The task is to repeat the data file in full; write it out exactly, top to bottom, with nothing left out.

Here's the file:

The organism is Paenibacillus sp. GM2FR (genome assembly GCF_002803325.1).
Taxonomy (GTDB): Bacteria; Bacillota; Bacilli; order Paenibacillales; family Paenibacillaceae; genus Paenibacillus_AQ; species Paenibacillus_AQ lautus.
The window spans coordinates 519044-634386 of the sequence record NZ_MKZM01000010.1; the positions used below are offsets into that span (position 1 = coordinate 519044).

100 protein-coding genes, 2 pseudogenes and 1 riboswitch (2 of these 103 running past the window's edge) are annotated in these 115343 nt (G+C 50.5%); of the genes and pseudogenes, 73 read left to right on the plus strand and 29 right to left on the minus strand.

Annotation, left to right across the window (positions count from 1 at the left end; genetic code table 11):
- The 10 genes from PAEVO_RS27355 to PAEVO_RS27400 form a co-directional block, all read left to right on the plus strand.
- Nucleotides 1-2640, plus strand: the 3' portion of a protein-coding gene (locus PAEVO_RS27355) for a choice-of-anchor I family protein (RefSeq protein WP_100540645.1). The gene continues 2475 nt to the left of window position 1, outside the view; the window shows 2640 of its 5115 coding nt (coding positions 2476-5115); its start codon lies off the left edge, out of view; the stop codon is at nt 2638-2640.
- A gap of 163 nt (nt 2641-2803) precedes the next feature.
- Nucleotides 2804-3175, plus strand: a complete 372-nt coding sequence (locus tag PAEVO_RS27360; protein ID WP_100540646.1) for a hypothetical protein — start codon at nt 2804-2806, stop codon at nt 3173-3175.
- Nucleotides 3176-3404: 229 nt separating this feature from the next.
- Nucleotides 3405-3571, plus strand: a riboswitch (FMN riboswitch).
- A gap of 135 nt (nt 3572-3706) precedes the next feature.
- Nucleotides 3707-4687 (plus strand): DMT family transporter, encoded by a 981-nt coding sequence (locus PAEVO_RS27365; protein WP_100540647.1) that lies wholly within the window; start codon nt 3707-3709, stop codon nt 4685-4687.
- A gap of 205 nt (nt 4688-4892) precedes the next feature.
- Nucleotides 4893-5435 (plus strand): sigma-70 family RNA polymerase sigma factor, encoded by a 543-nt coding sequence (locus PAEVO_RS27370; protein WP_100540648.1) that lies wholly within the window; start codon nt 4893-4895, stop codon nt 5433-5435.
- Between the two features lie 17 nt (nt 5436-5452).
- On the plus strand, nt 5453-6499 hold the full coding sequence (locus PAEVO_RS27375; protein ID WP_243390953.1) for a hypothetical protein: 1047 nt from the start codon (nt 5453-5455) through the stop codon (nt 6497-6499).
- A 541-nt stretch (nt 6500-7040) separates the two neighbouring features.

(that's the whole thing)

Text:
The organism is Paenibacillus sp. GM2FR (genome assembly GCF_002803325.1).
Taxonomy (GTDB): Bacteria; Bacillota; Bacilli; order Paenibacillales; family Paenibacillaceae; genus Paenibacillus_AQ; species Paenibacillus_AQ lautus.
The window spans coordinates 519044-634386 of the sequence record NZ_MKZM01000010.1; the positions used below are offsets into that span (position 1 = coordinate 519044).

100 protein-coding genes, 2 pseudogenes and 1 riboswitch (2 of these 103 running past the window's edge) are annotated in these 115343 nt (G+C 50.5%); of the genes and pseudogenes, 73 read left to right on the plus strand and 29 right to left on the minus strand.

Annotation, left to right across the window (positions count from 1 at the left end; genetic code table 11):
- The 10 genes from PAEVO_RS27355 to PAEVO_RS27400 form a co-directional block, all read left to right on the plus strand.
- Nucleotides 1-2640, plus strand: the 3' portion of a protein-coding gene (locus PAEVO_RS27355) for a choice-of-anchor I family protein (RefSeq protein WP_100540645.1). The gene continues 2475 nt to the left of window position 1, outside the view; the window shows 2640 of its 5115 coding nt (coding positions 2476-5115); its start codon lies off the left edge, out of view; the stop codon is at nt 2638-2640.
- A gap of 163 nt (nt 2641-2803) precedes the next feature.
- Nucleotides 2804-3175, plus strand: a complete 372-nt coding sequence (locus tag PAEVO_RS27360; protein ID WP_100540646.1) for a hypothetical protein — start codon at nt 2804-2806, stop codon at nt 3173-3175.
- Nucleotides 3176-3404: 229 nt separating this feature from the next.
- Nucleotides 3405-3571, plus strand: a riboswitch (FMN riboswitch).
- A gap of 135 nt (nt 3572-3706) precedes the next feature.
- Nucleotides 3707-4687 (plus strand): DMT family transporter, encoded by a 981-nt coding sequence (locus PAEVO_RS27365; protein WP_100540647.1) that lies wholly within the window; start codon nt 3707-3709, stop codon nt 4685-4687.
- A gap of 205 nt (nt 4688-4892) precedes the next feature.
- Nucleotides 4893-5435 (plus strand): sigma-70 family RNA polymerase sigma factor, encoded by a 543-nt coding sequence (locus PAEVO_RS27370; protein WP_100540648.1) that lies wholly within the window; start codon nt 4893-4895, stop codon nt 5433-5435.
- Between the two features lie 17 nt (nt 5436-5452).
- On the plus strand, nt 5453-6499 hold the full coding sequence (locus PAEVO_RS27375; protein ID WP_243390953.1) for a hypothetical protein: 1047 nt from the start codon (nt 5453-5455) through the stop codon (nt 6497-6499).
- A 541-nt stretch (nt 6500-7040) separates the two neighbouring features.